Open source databases fall into a wide range of categories, and these are largely defined by their era of development. The earliest tools, like MySQL or PostgreSQL, emulated the commercial leaders. They spoke SQL and stored data in relational tables ordered by indices and linked by JOIN routines. Sometimes they didn’t offer the same complete selection of features, but they gradually evolved to support the same style of data storage.

Later NoSQL databases, like MongoDB and Cassandra, are known for their flexible schema and document-style storage of key-value pairs. This particular class of database largely evolved as open source.

Some of the newest databases, like the ones that support ledgers or geographic data, are often hybrids with closely evolving pairs of products. One is the full-featured community edition that is freely available. The other is often called an “enterprise edition” because it contains features that support larger data sets that might need greater stability and reliability. These extra features are usually available only for a price.

How the major vendors have embraced open source

Oracle purchased MySQL in the process of acquiring Sun Microsystems in 2009, effectively recognizing the power of the open source model. They continue to both develop and support the database. Users can choose either the free edition, known as the community edition, and more advanced editions that include extra features desirable for larger companies. Backups, extra security, and cluster management are available for a fee.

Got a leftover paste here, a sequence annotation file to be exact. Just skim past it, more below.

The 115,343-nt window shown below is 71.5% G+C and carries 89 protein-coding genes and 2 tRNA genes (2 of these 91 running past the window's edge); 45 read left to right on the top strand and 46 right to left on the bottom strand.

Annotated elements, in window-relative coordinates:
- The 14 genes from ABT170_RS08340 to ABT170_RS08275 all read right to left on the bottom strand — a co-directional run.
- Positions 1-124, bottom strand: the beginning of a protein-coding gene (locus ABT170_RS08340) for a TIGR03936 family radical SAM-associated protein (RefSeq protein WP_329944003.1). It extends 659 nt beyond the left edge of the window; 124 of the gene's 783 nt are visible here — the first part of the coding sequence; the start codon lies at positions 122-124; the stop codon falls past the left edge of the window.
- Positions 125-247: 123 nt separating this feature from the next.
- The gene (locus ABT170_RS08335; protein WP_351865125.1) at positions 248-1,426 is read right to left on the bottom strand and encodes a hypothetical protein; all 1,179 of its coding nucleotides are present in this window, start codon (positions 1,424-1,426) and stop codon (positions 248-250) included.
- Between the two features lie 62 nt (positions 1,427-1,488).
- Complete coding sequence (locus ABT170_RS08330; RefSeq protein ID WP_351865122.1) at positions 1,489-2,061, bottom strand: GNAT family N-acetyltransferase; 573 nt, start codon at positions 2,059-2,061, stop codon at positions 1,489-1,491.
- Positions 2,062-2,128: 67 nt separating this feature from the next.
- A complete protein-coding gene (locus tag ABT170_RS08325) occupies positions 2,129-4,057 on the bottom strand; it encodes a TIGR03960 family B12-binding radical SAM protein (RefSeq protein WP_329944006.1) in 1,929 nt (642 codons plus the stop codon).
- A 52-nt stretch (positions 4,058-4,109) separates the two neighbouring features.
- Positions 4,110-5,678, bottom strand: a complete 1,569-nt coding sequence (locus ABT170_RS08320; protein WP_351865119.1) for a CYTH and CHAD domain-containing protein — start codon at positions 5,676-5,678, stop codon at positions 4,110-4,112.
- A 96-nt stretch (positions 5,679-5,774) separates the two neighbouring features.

Oracle also purchased BerkeleyDB, a set of key-value database libraries that are often compiled into programs. They allow developers to offload the job of maintaining data structures.

Microsoft has chosen to host some of the major open source databases on its Azure cloud. Teams that want to rely on PostgreSQL or MySQL can start up instances managed by Microsoft, saving them the trouble of configuring and maintaining the server. The price of the hardware and the curation is bundled together.

Other clouds are following a similar path. Amazon, Google, DigitalOcean, Rackspace, and several others offer options for renting fully configured servers with running versions of the major open source databases. Amazon alone offers managed versions of most of the major open source databases.

The rise of these managed instances has rankled some developers. Many of the newer product announcements from cloud computing providers offer to install and maintain the open source packages. These aren’t insubstantial tasks, but the work can be automated. This has led to some friction between the developers of the tools and the cloud companies, and these conflicts are far from settled.

The upstarts